The late Ric Fazekas was a legendary figure in LA’s Latin alternative rock scene. From booker to label manager, promoter to superfan, he was a true champion of LA rock en Español. He died last month after a battle with liver cancer.
“I would call him an activist of the music genre. He was an advocate for more people to get to listen to these bands singing in Spanish either from Southern California or from Latin America,” says Jorge Leal, a professor of cultural and urban history at UC Riverside.
“He grows up in the San Gabriel Valley, [and] attends what becomes the epicenter of not only Chicano rock but rock and roll in Southern California, which is El Monte Stadium concerts in the city of El Monte,” says Leal.
That sparked a passion for Fazekas. Despite being a white man who didn’t speak Spanish, he fell in love with emerging Latin genres and studied Chicano history at UC Riverside while DJing at the college station.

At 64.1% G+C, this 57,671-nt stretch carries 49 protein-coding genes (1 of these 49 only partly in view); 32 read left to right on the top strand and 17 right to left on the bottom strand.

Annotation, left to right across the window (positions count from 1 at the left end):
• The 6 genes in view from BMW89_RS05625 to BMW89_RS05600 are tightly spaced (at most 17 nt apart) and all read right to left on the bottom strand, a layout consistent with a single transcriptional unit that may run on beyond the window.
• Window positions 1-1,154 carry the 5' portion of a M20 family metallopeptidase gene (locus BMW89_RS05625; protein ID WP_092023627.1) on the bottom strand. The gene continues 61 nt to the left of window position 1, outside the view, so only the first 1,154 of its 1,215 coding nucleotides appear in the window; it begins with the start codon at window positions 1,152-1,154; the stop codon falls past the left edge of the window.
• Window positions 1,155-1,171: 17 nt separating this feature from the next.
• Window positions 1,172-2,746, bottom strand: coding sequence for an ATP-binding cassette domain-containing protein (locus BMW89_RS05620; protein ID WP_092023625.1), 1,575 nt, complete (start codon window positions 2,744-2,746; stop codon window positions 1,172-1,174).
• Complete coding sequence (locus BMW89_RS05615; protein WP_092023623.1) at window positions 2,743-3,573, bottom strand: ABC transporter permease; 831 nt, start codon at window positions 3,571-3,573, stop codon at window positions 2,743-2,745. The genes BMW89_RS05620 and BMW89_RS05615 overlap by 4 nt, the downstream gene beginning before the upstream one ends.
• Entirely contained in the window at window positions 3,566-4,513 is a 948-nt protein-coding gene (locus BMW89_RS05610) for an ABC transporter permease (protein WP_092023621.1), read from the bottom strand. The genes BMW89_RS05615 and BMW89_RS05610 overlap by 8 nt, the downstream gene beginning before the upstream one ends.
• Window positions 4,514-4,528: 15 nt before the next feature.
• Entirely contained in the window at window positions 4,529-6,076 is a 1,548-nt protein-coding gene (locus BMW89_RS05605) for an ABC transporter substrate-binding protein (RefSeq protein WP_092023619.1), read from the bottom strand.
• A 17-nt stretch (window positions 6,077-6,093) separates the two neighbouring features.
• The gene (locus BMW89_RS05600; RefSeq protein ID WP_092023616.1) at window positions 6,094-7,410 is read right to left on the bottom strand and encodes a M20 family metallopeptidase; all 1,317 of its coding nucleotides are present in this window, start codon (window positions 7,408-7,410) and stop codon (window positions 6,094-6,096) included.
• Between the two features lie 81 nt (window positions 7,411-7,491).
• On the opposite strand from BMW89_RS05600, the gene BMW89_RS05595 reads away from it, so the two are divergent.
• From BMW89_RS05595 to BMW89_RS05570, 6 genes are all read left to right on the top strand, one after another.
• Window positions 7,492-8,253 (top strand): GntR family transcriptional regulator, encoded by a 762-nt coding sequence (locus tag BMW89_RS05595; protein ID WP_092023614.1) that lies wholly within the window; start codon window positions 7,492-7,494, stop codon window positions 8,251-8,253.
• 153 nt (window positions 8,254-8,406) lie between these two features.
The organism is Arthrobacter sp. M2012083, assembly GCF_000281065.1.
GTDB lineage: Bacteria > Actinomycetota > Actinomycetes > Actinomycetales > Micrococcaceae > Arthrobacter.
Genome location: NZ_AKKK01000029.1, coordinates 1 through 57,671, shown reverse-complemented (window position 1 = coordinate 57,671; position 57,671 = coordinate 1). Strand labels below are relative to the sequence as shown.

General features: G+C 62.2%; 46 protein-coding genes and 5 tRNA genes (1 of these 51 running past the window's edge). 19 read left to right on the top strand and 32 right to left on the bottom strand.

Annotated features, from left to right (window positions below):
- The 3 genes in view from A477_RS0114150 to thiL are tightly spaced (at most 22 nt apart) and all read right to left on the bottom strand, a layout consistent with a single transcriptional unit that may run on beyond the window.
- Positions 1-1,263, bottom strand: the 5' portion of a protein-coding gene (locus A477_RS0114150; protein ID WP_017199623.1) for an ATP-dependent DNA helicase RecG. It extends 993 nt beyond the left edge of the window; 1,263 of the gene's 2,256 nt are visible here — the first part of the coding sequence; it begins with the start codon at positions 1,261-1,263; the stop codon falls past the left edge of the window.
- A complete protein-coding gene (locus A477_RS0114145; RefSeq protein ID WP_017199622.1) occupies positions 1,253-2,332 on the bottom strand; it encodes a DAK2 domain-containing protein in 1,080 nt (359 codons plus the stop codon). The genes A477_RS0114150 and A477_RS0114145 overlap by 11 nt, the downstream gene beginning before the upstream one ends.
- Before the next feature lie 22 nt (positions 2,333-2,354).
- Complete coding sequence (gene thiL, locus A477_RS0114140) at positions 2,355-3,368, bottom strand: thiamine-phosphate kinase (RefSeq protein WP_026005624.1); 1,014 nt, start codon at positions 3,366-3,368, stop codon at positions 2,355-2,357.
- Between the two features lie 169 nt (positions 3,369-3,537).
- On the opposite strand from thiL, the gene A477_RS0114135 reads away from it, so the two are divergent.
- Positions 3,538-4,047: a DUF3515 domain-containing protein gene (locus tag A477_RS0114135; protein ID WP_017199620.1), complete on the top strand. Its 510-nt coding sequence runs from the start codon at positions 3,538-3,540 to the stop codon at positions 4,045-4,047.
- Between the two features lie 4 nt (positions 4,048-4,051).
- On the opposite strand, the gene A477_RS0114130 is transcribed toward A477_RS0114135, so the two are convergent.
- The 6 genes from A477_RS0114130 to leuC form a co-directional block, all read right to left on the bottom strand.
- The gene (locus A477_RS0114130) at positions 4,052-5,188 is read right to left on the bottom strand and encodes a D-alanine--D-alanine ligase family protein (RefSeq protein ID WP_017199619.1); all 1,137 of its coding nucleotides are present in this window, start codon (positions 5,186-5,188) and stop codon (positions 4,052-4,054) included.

From there, Fazekas immersed himself in the late 1960s and 1970s mainstream rock and roll and punk scene, working for major labels and hanging out with musicians like John Lennon, Janis Joplin, and members of The Doors.
Later in his life, he discovered a new Latin genre emerging in the 2000s.
“We can call it Latin alternative, rock en Español, rock Latino Americano. He just really likes the effervescence of it, the newness of it,” says Leal.
Fazekas dedicated the latter end of his career to launching his own music label and helping new bands break into the industry, including Viva Malpache, Curanderos, Pastilla, and Las 15 Letras. In 2005, he helped release “Tributo a Rage Against The Machine…en Español,” a tribute album that turned new audiences onto Spanish bands.
Leal recommends reading Fazekas’ self-published autobiography, “Valley Blvd. Cruisin' Rock to Alternativo: The Padrino Tales,” which takes you through his life and the rise of Latin alternative music.